“Australia has stepped up before in response to significant humanitarian crises, and I urge your government to be generous.”

Australian Catholic Bishops’ Conference president Mark Coleridge has written to the PM, urging him to provide at least 20,000 humanitarian places for Afghans.

“The critics should look at the scoreboard because since 2005 we’ve reduced our emissions by 20 per cent.”

Energy Minister Angus Taylor hits back at growing international pressure for Australia to increase its emissions-reduction targets, urging people to look backwards instead of forwards.

Scott Morrison is late to the rescue
This week the federal government was caught out without a clear plan on two of the biggest crises facing the world right now: the ongoing COVID-19 pandemic, and the resurgence of the Taliban in Afghanistan. Today, Paul Bongiorno.


The number of Australian citizens and Afghan visa holders airlifted from Kabul to the UAE last night, bringing Australia’s total number of evacuees to 162.

“NSW will make coronavirus vaccinations mandatory for all health workers, with a proposal to require first doses by September 30.”

NSW will require compulsory vaccination for healthcare workers, after reaching an agreement with the state’s peak medical groups. The state has recorded coronavirus transmission in a hospital every day for the past two weeks.

The list

“St. Vincent is a guarded artist, known for difficult interviews. She disavows diaristic interpretation or politicisation of her work, often frustrating critics who struggle to find a hook to their interview. She goes against the culture’s demands of current artists, where their art must react to or comment on sociopolitical issues, and provide a digestible through-line for press … Instead of rushing to perform authenticity, The Nowhere Inn’s only insight into St. Vincent is that she’s talented, funny and self-aware, thus becoming the best kind of PR for an artist who hates PR.”

“Am I the only critic immune to the charms of Lorde? … Like any number of current pop starlets, Lorde sings as if she can’t quite be bothered to commit to an emotion – any emotion – which gives her vocal tone an odd blend of self-satisfaction and vacancy. Her music is a perfectly inoffensive and forgettable mixture of sparse, programmed rhythm tracks and vaguely melancholic synthesisers. She sounds like Dido (remember Dido?), but in air quotes, as if she knows that you know that she knows that straightforward pop music is something she’s a cut above.”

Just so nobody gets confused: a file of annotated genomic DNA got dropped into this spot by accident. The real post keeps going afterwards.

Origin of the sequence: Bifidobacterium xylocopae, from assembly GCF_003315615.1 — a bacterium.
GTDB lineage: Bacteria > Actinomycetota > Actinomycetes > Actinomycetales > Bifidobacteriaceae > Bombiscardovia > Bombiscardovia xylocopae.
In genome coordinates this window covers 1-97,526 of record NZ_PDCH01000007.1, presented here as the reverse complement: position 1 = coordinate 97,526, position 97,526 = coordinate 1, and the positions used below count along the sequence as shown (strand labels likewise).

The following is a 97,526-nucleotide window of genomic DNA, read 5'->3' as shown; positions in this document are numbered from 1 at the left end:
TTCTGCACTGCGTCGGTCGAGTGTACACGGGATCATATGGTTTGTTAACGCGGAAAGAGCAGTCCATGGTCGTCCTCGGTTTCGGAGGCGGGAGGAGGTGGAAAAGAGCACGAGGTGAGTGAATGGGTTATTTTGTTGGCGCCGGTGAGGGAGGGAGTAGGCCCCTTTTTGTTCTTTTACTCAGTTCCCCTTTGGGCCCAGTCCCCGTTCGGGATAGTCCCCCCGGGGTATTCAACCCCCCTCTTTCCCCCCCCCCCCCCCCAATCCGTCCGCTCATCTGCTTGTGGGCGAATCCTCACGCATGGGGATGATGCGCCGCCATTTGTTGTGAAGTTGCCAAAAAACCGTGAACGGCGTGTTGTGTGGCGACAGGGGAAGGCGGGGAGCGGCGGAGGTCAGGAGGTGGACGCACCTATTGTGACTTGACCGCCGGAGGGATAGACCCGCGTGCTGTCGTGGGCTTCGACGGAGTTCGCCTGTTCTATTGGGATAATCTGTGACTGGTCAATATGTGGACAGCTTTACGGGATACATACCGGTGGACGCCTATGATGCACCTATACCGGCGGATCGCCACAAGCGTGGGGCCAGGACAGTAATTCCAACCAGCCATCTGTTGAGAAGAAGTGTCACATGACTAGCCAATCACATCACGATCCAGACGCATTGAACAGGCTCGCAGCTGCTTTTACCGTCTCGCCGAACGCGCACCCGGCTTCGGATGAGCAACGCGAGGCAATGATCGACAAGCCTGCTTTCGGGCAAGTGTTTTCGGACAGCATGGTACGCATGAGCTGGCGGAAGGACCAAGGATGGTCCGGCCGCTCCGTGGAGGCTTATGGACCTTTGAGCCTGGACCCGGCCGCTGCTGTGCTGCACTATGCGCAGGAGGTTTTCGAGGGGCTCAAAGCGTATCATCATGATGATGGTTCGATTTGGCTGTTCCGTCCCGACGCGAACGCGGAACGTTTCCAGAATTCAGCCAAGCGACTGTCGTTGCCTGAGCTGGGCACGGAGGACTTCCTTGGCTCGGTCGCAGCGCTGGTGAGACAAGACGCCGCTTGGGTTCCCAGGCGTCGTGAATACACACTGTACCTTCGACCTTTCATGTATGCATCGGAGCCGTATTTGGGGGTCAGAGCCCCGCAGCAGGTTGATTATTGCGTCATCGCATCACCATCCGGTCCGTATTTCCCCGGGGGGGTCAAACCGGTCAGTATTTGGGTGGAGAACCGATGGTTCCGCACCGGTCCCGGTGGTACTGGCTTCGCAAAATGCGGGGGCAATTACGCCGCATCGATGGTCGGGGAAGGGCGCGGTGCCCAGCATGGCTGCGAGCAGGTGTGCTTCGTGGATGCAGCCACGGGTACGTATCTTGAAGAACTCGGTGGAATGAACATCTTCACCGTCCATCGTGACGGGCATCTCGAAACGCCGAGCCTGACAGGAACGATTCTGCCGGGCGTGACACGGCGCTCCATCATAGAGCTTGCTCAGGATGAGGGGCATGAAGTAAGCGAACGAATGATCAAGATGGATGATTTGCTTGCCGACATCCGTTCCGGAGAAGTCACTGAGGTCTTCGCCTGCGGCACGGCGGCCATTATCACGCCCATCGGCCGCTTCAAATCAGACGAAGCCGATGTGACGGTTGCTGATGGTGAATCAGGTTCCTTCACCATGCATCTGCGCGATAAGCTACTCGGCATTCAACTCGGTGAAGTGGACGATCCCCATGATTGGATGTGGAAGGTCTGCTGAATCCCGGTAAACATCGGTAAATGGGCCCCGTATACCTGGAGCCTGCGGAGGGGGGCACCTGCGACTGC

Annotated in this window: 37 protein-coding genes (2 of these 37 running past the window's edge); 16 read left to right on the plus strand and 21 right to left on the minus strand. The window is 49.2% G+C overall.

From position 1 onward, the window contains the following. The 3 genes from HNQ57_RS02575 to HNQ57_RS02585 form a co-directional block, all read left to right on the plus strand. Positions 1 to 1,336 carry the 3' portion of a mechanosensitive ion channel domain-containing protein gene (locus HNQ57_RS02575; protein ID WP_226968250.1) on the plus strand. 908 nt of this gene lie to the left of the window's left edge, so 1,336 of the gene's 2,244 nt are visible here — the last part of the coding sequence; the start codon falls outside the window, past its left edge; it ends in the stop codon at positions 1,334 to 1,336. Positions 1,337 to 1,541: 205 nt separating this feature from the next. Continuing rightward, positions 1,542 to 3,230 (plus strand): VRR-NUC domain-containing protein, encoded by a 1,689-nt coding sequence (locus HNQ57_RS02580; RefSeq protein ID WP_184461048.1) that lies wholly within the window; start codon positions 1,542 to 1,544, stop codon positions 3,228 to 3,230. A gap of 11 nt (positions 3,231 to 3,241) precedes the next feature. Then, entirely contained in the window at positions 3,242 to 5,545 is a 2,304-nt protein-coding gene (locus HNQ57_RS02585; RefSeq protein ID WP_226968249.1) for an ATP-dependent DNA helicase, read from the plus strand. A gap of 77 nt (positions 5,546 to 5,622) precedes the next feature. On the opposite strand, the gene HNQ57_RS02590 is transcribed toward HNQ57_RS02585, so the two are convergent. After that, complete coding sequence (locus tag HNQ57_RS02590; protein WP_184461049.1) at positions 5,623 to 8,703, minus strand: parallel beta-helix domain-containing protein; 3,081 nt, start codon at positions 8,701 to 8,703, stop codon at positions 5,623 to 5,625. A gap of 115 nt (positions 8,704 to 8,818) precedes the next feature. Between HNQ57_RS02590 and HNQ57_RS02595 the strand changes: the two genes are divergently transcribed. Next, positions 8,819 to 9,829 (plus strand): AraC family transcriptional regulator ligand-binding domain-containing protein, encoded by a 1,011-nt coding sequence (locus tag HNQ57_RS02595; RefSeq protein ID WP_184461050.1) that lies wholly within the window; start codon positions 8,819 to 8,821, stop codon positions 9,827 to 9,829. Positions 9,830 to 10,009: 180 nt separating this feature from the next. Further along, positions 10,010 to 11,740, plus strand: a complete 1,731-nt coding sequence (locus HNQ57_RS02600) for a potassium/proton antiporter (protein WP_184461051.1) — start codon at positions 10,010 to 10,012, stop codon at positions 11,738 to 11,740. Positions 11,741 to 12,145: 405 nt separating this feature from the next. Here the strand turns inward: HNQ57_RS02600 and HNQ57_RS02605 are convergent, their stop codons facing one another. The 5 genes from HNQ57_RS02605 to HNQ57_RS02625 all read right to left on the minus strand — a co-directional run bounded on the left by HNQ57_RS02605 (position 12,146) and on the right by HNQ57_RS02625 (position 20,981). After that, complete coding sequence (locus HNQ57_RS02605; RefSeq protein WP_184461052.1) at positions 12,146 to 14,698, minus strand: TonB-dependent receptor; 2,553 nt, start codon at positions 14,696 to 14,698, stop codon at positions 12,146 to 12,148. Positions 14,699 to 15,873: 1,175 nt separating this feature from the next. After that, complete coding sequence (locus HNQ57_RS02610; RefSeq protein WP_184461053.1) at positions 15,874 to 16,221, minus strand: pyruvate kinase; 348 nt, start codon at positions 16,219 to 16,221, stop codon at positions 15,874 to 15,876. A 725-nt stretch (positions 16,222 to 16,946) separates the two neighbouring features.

“After my second application was rejected, I decided to gesture towards the emotional, attaching a brutally clinical note describing my anxiety, insomnia and depression. J wasn’t lying, but he did such a good job it made me wonder how untethered I have become. For what it’s worth, after this addition, my application was approved.” 

Enter to win

Enter the draw for a chance to win access to an exclusive Zoom talk with Richard Bell featuring selected key works from his exhibition Richard Bell: You Can Go Now at the Museum of Contemporary Art Australia. Richard will be live and in conversation with Clothilde Bullen, MCA Senior Curator, Aboriginal and Torres Strait Islander Collections and Exhibitions, as they talk about this unique and challenging exhibition.

In this major survey, Richard Bell uses humour, satire and wordplay to address issues of representation, place, identity politics and the perceptions of Aboriginal art within a postcolonial history and framework.

The exhibition draws together nearly 40 artworks created across a range of mediums, including painting, installation and video, from major public and private collections, as well as key early works from Bell’s own collection.

Rachel Withers

Rachel Withers is the contributing editor of The Monthly Today.



The Monthly Today